IT related stuff

Testing Environment & Command-line Utility & Editor – OPW Experience with OpenStack Part 2


This is a follow up of the last post with more things I learned.

Testing Environment

It turned out the best option to testing out the OpenStack API is to install my own using DevStack. It’s understandable that cloud providers do not want to give general user too much power.

I end up install DevStack on a small Nectar instance, with the following specs:

Flavor:m1.small
RAM:4GB
VCPUs:1 VCPU
Disk:10GB

Everything went smoothly, although it says

stack.sh completed in 5035 seconds

I felt it took more than 2 hours.

Command-line Utility

Command-line tools can often save some time/effort doing repetitive tasks.

I was given a task which involves:

Identify which code samples here:

http://git.openstack.org/cgit/openstack/api-site/tree/api-ref/src/wadls/compute-api/src/api_samples

Do not have a corresponding WADL file here:

http://git.openstack.org/cgit/openstack/api-site/tree/api-ref/src/wadls/compute-api/src/ext

It doesn’t have to be done using script, “Ctrl + F” search in the browser can do the job, but I don’t like the sound of “manually” search the name of the file every time. So I prepared the following bash script, it doesn’t really save me much time (compare to the alternative), but certainly provides a reusable solution.

#!/bin/bash
BASE_PATH="/home/ubuntu/api-site/api-ref/src/wadls/compute-api/"
SAMPLE_PATH="/home/ubuntu/api-site/api-ref/src/wadls/compute-api/src/api_samples"
WADL_PATH="/home/ubuntu/api-site/api-ref/src/wadls/compute-api/src/ext"
SAMPLE_FILE="/tmp/sample.tmp"
WADL_FILE="/tmp/wadl.tmp"
TEMP_FILE="/tmp/missing_wadl.tmp"
BRANCH="latest"
JSON=".json"
XML=".xml"
WADL=".wadl"
cd $BASE_PATH
git checkout $BRANCH
git pull
ls $SAMPLE_PATH > $SAMPLE_FILE
ls $WADL_PATH > $WADL_FILE

# option -i means in place
sed -i "s/$JSON//g" "$SAMPLE_FILE"
sed -i "s/$XML//g" "$SAMPLE_FILE"
sed -i "s/$WADL//g" "$WADL_FILE"
uniq < $SAMPLE_FILE > $TEMP_FILE && mv $TEMP_FILE $SAMPLE_FILE

#select Case Insensitive, non matching lines from $SAMPLE_FILE
grep -i -v -f $WADL_FILE $SAMPLE_FILE
rm $WADL_FILE
rm $SAMPLE_FILE

It can be run as:

ubuntu@openstack:~$ sh missing_wadl.sh

Output:

Already on 'latest'
Already up-to-date.
addresses
address
all_extensions
extension
flavor-get-resp
flavors-list-resp
image-get-resp
image-metadata-get-resp
image-metadata-post-req
image-metadata-post-resp
image-metadata-put-req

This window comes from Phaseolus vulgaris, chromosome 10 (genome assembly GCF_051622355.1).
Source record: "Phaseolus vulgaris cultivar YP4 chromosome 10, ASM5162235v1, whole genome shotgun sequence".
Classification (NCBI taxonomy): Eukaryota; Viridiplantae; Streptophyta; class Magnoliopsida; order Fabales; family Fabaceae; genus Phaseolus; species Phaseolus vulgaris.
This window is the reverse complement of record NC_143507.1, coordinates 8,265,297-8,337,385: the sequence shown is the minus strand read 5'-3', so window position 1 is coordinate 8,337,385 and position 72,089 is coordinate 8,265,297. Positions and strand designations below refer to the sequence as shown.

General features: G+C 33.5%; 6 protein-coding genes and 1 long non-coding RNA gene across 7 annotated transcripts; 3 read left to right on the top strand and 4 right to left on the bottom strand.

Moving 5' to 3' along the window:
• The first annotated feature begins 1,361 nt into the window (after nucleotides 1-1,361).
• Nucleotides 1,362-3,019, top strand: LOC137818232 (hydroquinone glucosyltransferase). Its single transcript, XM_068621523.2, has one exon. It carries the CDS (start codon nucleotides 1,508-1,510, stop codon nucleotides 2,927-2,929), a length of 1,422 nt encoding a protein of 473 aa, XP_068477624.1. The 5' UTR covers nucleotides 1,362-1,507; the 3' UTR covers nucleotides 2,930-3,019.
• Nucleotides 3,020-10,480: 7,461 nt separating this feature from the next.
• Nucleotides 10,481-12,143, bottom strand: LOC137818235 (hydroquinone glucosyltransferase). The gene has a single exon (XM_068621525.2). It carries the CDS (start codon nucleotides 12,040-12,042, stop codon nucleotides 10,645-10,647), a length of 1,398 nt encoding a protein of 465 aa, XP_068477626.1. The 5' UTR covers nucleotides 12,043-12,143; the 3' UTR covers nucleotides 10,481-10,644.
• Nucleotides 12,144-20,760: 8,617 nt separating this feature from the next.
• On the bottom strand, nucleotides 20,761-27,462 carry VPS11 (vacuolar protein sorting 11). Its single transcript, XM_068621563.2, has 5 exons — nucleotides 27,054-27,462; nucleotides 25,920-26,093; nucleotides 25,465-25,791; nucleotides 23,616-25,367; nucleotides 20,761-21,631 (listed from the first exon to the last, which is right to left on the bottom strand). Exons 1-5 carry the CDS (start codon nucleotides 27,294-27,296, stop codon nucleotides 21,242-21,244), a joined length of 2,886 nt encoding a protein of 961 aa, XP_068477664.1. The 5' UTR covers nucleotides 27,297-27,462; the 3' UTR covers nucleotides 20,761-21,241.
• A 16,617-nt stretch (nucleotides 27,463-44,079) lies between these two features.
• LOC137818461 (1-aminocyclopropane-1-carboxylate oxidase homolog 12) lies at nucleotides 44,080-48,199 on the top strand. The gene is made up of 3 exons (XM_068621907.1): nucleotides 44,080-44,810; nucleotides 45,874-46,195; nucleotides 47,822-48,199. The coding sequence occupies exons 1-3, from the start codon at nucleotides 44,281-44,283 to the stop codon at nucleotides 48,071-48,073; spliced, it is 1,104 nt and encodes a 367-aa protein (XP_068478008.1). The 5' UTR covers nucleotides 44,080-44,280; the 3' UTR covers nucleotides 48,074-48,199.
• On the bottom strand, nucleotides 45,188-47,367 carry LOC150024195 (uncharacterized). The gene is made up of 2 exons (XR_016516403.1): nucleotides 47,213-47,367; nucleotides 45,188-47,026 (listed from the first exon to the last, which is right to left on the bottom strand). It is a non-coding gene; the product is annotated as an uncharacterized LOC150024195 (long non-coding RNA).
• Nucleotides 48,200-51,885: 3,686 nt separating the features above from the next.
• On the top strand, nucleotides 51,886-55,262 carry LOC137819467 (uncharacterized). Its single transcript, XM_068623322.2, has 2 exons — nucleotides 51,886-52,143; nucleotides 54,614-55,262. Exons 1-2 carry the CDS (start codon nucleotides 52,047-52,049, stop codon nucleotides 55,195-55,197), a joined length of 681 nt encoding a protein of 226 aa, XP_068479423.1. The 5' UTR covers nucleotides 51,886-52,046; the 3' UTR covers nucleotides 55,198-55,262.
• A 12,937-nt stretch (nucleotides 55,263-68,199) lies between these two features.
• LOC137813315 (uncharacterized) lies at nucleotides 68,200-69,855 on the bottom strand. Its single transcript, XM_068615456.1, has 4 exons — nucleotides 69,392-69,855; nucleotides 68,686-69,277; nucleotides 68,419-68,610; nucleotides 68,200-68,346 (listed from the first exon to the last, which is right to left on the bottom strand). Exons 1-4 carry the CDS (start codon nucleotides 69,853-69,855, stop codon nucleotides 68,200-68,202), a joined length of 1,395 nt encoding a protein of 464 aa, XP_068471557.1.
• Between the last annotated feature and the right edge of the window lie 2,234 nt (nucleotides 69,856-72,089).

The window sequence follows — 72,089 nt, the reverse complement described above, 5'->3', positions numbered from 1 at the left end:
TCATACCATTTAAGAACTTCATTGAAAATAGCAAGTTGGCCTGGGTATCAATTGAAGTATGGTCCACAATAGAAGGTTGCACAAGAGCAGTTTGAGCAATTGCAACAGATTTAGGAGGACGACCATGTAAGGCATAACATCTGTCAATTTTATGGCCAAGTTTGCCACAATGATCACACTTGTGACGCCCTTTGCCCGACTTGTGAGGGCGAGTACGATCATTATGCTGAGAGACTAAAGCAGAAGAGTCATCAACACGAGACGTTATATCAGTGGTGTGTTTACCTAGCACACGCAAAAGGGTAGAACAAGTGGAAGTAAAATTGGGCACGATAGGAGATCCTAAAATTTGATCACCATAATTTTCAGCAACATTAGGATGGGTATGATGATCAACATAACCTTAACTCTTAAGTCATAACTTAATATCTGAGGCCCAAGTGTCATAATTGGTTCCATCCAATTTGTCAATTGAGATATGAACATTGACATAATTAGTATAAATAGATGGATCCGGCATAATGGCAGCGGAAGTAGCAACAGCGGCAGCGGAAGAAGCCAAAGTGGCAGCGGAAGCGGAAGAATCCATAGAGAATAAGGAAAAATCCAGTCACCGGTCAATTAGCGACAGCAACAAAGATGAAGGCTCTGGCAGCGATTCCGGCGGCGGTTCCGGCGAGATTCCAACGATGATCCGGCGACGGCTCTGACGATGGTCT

image-metadata-put-resp
image-metadata-resp
image-meta-key-get
image-meta-key-put-req
image-meta-key-put-resp
images-details-get-resp
images-details-resp
images-list-get-resp
images-list-resp
limit-get-resp
NMN
os-assisted-volume-snapshots
os-availability-zone
os-baremetal-nodes
os-cell-capacities
os-cells
os-config-drive
OS-DCF
os-evacuate
os-extended-floating-ips
os-extended-quotas
os-extended-volumes
OS-EXT-SRV-ATTR
OS-EXT-STS
OS-EXT-VIF-NET
os-flavor-manage
os-flavor-swap
OS-FLV-EXT-DATA
os-fping
os-hide-server-addresses
os-multiple-create
os-quota-class-sets
OS-SCH-HNT
os-server-diagnostics
os-shelve
OS-SRV-USG
os-tenant-networks
os-user-data
os-user-quotas
public
server-action-changepassword
server-action-confirmresize
server-action-createimage
server-action-reboot
server-action-rebuild
server-action-rebuild-resp
server-action-rebuild
server-action-resize
server-action-revertresize
server-get-resp
server-ips-network-resp
server-ips-resp
server-metadata-all-req
server-metadata-all-resp
server-metadata-req
server-metadata-resp
server-post-req
server-post-resp
server-put-req2
server-put-req-ad
server-put-req
server-put-resp-ad
server-put-resp
servers-details-resp
servers-list-resp
versions-get-resp

Editor

I know on the wiki the recommended editor is Oxygen, but because of the extra trouble I have to go through to obtain the license (although Oxygen company sponsor OpenStack with some 6-month licenses, it’s still a pain to have to worry about the license every half a year) and not to mention that I have to learn different short cut key combinations and UI. I have decided to use the editors I used before, hence already installed.

Sublime is the overall winner.

About the license:

Sublime Text 2 may be downloaded and evaluated for free, however a license must be purchased for continued use. There is currently no enforced time limit for the evaluation.

The only problem I have encountered with the other editors (Context, Notepad++) is tab/white space. Their automatic indentation, the number of white spaces inserted when hit “tab” is just not right. Jenkins (the auto code testing & niceness checking system) shows a difference indentation to my editor, as it complains.

Well, there may be a way to configure the editors to add space as Jenkins expected, but I’m too lazy to find out, since all the above mentioned editors just happen to be already installed on one of the computer available to me.

Nono is another editor I’d like to mention, I only use it for small editing over the terminal on the remote server. I have heard about the powerful Vi, but the insertion mode & all the commands have to learn makes me nervous, guess there is not enough reason to force me into using it. Like I can still remember there was a course I took teaching you Agda, the only editor support it is Emacs (at that time at least).

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